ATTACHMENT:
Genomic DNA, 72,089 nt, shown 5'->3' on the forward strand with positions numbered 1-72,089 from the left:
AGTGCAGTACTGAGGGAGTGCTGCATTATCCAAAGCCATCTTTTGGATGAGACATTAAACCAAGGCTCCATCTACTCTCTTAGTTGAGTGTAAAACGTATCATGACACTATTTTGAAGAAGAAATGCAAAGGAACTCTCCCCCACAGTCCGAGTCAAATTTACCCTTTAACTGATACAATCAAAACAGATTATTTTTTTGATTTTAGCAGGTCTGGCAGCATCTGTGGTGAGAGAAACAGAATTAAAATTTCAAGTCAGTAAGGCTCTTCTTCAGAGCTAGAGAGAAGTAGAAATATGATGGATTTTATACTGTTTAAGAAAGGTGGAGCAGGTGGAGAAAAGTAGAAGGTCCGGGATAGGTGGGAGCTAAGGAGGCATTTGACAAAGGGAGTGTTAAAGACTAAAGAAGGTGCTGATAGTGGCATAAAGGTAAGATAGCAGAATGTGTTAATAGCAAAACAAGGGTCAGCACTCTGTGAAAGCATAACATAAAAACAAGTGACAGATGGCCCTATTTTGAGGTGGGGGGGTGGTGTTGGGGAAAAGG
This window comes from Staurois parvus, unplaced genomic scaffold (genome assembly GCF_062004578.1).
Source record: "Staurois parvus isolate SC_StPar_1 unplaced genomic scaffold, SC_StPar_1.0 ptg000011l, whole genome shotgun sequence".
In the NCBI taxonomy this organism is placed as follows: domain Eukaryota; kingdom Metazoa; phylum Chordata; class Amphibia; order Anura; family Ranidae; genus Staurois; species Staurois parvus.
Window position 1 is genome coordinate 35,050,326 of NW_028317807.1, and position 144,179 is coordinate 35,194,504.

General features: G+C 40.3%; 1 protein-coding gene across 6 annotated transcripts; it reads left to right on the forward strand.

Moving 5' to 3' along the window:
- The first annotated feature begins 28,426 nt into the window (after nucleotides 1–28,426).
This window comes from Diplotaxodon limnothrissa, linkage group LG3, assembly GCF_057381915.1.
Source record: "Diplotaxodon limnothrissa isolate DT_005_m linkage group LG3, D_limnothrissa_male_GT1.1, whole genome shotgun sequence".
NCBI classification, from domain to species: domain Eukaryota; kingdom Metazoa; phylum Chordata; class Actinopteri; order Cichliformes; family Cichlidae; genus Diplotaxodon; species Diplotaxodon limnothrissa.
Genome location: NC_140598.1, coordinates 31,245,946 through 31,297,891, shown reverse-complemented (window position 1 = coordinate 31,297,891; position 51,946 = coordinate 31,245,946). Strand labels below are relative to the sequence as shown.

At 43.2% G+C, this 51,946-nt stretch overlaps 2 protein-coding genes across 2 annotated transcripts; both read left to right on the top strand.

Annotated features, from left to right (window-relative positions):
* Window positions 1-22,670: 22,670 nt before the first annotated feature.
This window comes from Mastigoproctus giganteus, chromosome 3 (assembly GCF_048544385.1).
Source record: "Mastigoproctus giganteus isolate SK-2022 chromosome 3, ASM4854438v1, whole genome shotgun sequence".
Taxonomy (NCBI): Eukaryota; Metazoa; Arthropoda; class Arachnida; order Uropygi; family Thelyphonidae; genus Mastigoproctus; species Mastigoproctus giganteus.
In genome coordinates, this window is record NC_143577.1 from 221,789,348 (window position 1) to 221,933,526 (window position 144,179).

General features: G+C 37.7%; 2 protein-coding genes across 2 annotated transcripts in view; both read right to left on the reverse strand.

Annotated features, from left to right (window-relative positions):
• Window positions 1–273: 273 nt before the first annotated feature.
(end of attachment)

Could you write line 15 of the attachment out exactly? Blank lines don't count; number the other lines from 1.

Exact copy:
Annotated features, from left to right (window-relative positions):